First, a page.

Music

Iamsu! Looks Back On ‘KILT’ And HBK Gang’s 2010 Rap Renaissance In The Bay Area

Amid the 10-year anniversary of his KILT mixtape, Iamsu! spoke with Okayplayer about the project and HBK Gang’s impact on Bay Area rap.

Although Los Angeles is likely where one’s mind goes to when they think of California rap, Northern California has forever been a hub for inventive artistry through the rap game.

From a teenage Tupac releasing his first album and rap supergroups like the Hieroglyphics creating their own festival and record label, to the more popularly known pimping, slanging, and turfing that was introduced from Bay legends like Too $hort, E-40, and the entire Hyphy Movement, the San Francisco Bay Area has not only played a part in the success of transplant rappers who consider the place home, but has built a successful independent market for rappers, too.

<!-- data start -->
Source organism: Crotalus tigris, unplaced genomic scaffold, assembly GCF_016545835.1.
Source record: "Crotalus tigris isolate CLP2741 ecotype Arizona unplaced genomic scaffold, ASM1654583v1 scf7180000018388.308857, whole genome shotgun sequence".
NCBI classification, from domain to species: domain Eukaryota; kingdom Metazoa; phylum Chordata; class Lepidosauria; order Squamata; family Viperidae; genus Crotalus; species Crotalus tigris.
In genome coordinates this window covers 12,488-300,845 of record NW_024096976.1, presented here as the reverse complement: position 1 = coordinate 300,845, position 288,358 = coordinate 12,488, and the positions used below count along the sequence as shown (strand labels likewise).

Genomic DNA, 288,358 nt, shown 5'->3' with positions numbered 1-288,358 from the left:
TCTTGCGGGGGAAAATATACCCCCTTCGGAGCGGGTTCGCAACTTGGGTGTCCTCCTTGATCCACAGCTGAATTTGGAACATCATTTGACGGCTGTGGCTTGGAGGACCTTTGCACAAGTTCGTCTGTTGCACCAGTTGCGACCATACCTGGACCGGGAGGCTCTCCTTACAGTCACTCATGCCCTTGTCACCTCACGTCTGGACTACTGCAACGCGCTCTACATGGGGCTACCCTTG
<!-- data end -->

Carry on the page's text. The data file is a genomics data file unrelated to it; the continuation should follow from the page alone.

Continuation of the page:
In the 2010s, Iamsu! and HBK Gang became a part of that legacy with 2012’s seminal KILT, and rose to lead the region’s next wave in ways that have since added a new generation of voices, personalities, sounds and trends in their wake.

After emerging in 2012 with the hit single “Up!” — a track that reached national prominence and featured 50 Cent — Iamsu! and HBK have been shmoppily trendsetting their way to the top of the Bay Area’s vibrant scene. With their fun-loving lyricism, defined by a high-energy style of minimalist 808 production, their trademark brand has heavily shaped the past decade of rap, lifestyle, and fashion for Baydestrians — providing an undeniable Young California flare.